• First of all, I was not thinking as quickly as I was before the hit. Even I could tell I was slower — I wasn’t following the calls by the quarterback very well, and I was clearly a little dimmer than I had been before the hit. I had trouble understanding what was said in the huddles before the following plays, and I had trouble following the instructions I was given. For example (I can’t remember the exact details, but this is how it was), when I was told to go long and then cut left at a certain point, I went long, but I didn’t cut left.
  • Secondly, I was not as coordinated as I had been before the hit. I ran clumsily — like I was drunk — and I couldn’t catch the ball when it was thrown right to me. I also stumbled a lot, and I fell a few more times. For all I know, I did more damage to myself, but I was so totally focused on continuing the game and not letting my teammates down, I refused to take myself out of the game. They had to stop the whole game, completely, to get me to quit playing. I was that stubborn.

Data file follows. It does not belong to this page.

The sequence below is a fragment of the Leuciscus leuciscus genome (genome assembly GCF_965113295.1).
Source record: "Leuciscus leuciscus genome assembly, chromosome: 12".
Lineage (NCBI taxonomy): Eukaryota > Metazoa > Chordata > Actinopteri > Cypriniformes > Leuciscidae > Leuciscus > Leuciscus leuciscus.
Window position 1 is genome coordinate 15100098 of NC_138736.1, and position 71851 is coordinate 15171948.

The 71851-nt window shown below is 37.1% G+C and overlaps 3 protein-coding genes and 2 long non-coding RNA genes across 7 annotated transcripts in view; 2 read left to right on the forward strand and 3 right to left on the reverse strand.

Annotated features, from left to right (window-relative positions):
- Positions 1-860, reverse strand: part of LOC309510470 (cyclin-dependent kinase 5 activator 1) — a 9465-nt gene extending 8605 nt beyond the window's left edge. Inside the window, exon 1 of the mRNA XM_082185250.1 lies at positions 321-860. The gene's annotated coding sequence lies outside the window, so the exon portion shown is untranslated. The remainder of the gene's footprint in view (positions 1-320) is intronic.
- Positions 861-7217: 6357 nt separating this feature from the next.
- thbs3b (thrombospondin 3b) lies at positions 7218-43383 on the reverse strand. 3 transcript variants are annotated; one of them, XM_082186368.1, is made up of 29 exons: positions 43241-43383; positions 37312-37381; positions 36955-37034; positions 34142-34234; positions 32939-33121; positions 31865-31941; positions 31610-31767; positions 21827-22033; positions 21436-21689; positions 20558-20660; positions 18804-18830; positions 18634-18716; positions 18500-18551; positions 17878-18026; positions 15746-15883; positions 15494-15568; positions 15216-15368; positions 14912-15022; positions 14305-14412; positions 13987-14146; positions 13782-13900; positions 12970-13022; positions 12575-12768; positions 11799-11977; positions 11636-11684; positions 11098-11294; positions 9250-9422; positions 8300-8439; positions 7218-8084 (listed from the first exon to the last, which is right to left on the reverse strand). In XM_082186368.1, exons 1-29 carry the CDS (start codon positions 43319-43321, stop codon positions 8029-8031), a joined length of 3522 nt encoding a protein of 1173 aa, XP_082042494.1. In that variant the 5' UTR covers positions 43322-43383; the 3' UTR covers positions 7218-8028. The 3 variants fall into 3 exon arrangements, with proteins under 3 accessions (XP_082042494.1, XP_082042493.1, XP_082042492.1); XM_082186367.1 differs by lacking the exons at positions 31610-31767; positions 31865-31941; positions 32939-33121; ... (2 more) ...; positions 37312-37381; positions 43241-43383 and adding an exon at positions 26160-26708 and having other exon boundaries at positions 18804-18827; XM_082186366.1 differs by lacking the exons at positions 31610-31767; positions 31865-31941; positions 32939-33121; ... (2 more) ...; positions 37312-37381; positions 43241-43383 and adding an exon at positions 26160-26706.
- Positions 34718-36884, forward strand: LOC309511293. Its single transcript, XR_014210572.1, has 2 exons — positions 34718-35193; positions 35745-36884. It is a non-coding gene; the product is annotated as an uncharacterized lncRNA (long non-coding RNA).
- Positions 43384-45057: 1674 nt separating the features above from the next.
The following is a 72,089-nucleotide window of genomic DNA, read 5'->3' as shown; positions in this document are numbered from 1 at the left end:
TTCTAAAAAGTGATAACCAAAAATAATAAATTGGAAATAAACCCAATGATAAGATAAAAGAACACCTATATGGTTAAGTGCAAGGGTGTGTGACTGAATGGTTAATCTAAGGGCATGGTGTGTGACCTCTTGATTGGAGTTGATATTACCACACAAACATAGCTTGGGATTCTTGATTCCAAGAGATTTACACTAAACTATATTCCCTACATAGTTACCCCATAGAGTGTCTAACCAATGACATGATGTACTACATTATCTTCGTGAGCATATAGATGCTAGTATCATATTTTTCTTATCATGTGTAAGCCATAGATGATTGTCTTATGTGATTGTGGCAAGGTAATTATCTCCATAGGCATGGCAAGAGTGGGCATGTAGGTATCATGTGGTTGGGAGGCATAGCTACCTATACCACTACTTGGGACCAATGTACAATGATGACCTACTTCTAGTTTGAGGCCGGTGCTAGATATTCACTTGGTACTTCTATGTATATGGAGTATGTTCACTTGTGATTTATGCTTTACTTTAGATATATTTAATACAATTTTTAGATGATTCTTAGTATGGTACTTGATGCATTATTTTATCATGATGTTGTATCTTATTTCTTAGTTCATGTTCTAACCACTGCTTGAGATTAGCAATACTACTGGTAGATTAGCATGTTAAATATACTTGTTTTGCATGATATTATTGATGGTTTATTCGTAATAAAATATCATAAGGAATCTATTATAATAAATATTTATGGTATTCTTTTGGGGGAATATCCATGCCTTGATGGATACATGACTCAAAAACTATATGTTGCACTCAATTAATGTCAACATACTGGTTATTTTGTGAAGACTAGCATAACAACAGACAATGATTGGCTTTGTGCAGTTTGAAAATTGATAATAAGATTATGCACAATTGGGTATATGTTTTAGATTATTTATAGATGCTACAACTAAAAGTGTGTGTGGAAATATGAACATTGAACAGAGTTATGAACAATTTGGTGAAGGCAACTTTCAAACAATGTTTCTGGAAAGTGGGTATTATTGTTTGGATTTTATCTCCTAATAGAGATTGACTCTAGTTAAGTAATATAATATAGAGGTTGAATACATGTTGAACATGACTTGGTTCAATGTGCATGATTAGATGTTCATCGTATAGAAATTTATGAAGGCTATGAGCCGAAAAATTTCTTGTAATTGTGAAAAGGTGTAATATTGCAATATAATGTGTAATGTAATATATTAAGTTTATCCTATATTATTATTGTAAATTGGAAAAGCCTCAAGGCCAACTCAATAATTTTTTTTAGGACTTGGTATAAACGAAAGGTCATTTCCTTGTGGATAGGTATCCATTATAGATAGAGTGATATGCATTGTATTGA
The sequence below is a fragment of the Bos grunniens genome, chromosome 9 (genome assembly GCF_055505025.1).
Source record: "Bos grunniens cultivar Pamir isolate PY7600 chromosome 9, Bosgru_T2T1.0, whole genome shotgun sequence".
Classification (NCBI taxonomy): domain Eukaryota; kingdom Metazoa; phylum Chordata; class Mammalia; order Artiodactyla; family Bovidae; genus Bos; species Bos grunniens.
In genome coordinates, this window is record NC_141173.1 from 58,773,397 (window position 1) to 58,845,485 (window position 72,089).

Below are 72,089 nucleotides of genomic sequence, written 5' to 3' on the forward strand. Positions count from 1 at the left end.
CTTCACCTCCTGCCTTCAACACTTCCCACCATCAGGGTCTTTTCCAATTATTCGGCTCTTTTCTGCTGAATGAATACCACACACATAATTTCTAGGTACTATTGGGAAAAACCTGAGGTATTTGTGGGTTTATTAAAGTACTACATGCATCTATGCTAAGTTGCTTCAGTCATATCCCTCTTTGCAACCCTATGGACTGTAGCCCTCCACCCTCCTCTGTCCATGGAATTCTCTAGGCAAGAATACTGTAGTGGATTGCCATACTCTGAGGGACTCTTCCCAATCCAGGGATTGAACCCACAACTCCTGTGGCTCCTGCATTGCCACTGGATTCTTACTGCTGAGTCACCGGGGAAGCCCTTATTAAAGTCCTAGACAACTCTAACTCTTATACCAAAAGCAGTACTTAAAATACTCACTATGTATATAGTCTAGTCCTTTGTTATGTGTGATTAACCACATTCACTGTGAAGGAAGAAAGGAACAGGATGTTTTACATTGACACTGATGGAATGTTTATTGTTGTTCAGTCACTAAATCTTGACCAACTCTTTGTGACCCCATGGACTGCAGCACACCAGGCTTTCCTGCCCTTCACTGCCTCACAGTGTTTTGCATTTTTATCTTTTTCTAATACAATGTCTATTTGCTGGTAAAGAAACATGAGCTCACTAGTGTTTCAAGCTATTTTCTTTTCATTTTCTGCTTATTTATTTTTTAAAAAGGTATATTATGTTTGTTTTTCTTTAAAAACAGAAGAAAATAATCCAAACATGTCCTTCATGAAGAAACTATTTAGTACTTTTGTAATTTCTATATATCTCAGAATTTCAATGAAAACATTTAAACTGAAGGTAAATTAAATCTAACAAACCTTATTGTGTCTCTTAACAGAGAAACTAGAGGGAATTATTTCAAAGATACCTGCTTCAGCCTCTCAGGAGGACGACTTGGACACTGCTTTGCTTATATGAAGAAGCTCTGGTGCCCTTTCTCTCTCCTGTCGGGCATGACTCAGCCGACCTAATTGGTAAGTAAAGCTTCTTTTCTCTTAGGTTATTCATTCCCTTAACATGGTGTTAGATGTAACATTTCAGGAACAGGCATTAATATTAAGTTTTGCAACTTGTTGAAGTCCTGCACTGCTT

When I sustained another concussion from a fall during a soccer game a year or two later  in high school, there was yet another immediate change in my physical functioning and behavior.

  • First of all, I was a lot less coordinated than I had been before I fell. I couldn’t control the ball as well as I had before, and it felt like I was moving in slow motion. I stumbled and fumbled, and there was obviously something different about how I was playing.
  • Second, I was not the same player I’d been before my fall. Before, I had been aggressive and confident on the field. Afterwards, I was hesitant, confused, and I hesitated before shooting on the goal (or just plain failed to shoot). I had a number of opportunities to score, but I didn’t, because I was uncertain and confused. I was also less able to be a team player. I didn’t pass the ball to my open teammates as frequently as I should have. I also became more withdrawn and was not communicating with the coaching staff on the sidelines. It was like I was in my own little concussed world, suspended in a foggy soup that slowed down all the input and output.